“It really felt like turning over a stone and discovering this very clear pattern, which had eluded all of us until now,” Lloyd-Smith said.

‘It’s actually a much harder problem’

More research is needed to determine why exposure to a virus at a young age could lead to this imprinting and protection later in life, Worobey said. He suspects that a protein in viruses called hemagglutinin may play a role.

When you are exposed to a virus for the first time, your immune system makes antibodies targeting hemagglutinin in the virus. Viruses in group 1 and group 2 have hemagglutinin molecules that differ in key ways, and the immune system can imprint on parts of the molecule that are distinctive to either group.

“One way or the other, it’s got to be something to do with the hemagglutinin, as this pattern really tracks the big change between group 1 and group 2,” he said.

Other than pinpointing the mechanism at work behind their findings, the researchers noted that their study comes with some limitations.

As the researchers gathered data only on viruses H5N1 and H7N9, more research is needed to determine whether the study findings could be replicated in an analysis of other flu strains. Currently, flu subtypes H1 and H3 are circulating in the United States, Lloyd-Smith said.

“Since the ’70s, we’ve had these two viruses around, and it’s actually a much harder problem to say, if you’re born in 1982, what was your first virus? We’re not going to be able to say with the same certainty, because it could have been H1 or H3, but we can collect data on how much H1 or H3 were around in each year,” he said.

Additionally, the researchers examined data on patients who suffered severe H5N1 and H7N9 infections or died from the infections, but more research is needed to determine how the imprinting patterns detected in the study might affect mild infections with those strains.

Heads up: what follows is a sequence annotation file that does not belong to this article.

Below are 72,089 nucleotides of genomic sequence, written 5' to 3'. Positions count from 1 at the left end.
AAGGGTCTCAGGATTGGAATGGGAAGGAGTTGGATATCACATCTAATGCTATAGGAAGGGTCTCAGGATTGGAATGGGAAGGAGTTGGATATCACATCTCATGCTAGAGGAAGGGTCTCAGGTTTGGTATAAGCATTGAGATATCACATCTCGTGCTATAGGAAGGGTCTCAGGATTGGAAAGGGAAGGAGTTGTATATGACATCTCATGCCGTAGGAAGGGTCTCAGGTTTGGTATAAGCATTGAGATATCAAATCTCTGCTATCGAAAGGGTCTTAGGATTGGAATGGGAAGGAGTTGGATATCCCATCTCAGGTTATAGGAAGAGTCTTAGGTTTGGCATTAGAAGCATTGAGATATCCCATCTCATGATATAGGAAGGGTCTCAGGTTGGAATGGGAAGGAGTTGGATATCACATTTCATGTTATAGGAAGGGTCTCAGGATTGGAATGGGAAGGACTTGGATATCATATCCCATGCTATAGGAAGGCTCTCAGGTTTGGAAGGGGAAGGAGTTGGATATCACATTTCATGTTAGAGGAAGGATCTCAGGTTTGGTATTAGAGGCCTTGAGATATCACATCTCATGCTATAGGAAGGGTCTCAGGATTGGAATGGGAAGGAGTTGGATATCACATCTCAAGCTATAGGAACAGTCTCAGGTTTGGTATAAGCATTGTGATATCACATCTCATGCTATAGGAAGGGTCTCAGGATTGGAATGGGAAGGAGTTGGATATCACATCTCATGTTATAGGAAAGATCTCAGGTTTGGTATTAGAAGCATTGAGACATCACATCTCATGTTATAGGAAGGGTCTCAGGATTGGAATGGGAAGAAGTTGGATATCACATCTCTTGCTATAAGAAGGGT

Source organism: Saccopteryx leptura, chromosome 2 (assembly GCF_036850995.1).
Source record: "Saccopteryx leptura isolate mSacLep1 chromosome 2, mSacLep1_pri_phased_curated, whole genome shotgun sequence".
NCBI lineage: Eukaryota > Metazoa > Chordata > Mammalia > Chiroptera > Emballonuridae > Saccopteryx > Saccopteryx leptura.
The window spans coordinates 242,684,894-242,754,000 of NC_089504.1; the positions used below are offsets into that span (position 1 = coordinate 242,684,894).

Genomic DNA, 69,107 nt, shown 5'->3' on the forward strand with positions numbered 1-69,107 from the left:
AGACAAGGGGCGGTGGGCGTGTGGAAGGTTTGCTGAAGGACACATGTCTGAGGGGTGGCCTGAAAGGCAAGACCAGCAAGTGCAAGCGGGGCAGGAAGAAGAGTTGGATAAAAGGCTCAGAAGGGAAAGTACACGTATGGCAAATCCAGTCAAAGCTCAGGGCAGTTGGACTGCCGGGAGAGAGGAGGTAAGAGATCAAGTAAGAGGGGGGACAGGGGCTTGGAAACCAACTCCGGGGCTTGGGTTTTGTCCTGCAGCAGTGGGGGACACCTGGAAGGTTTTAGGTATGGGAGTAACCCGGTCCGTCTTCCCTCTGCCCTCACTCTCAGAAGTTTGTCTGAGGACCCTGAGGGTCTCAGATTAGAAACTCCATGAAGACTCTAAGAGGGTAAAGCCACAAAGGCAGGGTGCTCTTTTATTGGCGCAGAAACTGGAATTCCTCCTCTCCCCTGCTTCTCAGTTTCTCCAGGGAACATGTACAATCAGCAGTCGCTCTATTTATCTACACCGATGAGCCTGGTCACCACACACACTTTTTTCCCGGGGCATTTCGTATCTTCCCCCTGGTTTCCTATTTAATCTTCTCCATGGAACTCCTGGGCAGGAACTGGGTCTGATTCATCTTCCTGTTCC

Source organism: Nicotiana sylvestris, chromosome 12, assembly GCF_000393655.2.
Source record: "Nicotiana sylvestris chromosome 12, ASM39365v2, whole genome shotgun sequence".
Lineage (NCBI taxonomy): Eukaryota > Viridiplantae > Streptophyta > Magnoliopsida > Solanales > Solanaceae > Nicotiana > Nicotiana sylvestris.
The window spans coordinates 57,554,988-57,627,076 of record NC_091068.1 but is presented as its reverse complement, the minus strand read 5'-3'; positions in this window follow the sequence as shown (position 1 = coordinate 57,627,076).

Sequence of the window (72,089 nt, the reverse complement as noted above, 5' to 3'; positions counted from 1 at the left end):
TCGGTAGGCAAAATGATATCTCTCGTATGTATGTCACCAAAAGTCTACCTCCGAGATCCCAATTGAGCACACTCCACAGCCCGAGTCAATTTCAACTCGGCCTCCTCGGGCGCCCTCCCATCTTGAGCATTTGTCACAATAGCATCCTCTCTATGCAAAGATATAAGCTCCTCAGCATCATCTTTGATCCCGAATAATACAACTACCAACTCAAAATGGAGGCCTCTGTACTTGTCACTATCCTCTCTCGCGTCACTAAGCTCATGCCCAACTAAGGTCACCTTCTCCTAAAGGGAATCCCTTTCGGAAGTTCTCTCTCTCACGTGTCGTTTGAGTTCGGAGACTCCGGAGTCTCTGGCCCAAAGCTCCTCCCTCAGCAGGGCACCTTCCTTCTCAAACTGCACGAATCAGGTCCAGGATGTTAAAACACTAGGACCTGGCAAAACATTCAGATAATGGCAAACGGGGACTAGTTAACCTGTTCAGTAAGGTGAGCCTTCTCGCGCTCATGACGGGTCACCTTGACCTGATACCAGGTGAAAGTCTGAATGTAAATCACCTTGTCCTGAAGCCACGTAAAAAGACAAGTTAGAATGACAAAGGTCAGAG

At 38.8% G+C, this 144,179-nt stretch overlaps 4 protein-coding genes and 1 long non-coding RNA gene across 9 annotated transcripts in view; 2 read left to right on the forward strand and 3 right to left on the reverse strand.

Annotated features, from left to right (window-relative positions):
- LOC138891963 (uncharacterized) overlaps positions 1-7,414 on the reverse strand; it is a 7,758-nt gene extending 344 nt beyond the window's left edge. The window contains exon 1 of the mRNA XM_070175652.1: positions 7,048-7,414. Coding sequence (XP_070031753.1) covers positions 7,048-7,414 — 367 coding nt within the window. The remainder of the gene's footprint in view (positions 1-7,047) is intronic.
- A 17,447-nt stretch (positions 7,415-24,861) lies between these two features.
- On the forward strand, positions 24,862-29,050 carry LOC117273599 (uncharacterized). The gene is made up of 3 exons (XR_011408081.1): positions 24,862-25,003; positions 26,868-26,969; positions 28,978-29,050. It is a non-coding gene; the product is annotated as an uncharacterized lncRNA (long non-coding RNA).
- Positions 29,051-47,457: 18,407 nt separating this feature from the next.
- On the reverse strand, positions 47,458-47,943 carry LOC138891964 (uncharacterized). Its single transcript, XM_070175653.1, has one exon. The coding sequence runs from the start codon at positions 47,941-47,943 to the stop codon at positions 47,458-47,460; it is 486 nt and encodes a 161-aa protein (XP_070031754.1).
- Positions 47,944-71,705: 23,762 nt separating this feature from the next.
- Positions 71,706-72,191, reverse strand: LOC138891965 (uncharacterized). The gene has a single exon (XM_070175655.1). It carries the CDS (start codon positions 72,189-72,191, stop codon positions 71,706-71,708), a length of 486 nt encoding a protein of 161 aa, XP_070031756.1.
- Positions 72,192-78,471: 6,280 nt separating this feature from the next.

“It’s possible people do get infected, but they don’t get too sick. You could say, well, that doesn’t matter too much, because what we care about are people getting really sick and dying. But when you begin to think about the possibility for pandemics, then it does matter whether there’s a bunch of people who actually do get infected, because they might able to transmit it,” Lloyd-Smith said.

“We can put that information together in the way that we’ve shown in this study and use it to project what will the impact be of this or that flu virus that’s out there threatening to come into the population,” he said. “For example, older people who were born before 1968 would be hit much harder by an H7 pandemic, while younger people would be worse affected by an H5 pandemic. That’s something we didn’t know before.”

Preparing for a pandemic

H5N1 and H7N9 are zoonotic influenza viruses with pandemic potential, and each of them represents a global public health challenge, said Dr. Richard Stein, a research scientist at New York University School of Medicine and adjunct assistant professor at City University of New York, who was not involved in the new study.

“The findings provide a novel framework to extract actionable information and improve our ability to quantitatively assess pandemic risk,” Stein said of the study. “Influenza pandemics have periodically recurred through history, and one of the few things we know with certainty is that, at some point, a new pandemic can be expected. Two of the things we do not yet know are when and where.”

Only with further research can scientists then better determine how to potentially use these new findings to improve vaccination and pandemic strategies, according to an editorial that accompanied the new study.

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    “This is an intriguing and elegant epidemiological study, which sheds new light on the circulation history of flu viruses in humans and its consequences for population-level immunity,” said Cécile Viboud, a senior scientist at the National Institutes of Health’s Fogarty International Center and a co-author of the editorial.

    “I would imagine there would be considerable interest in pursuing this line of work,” she said. “This study speaks to the background levels of population immunity to different strains of influenza virus. The findings have implications for the assessment of the pandemic potential of zoonotic strains that may jump into humans. The ‘imprinting hypothesis’ also tells us that the pandemic potential of a given virus may change over time.”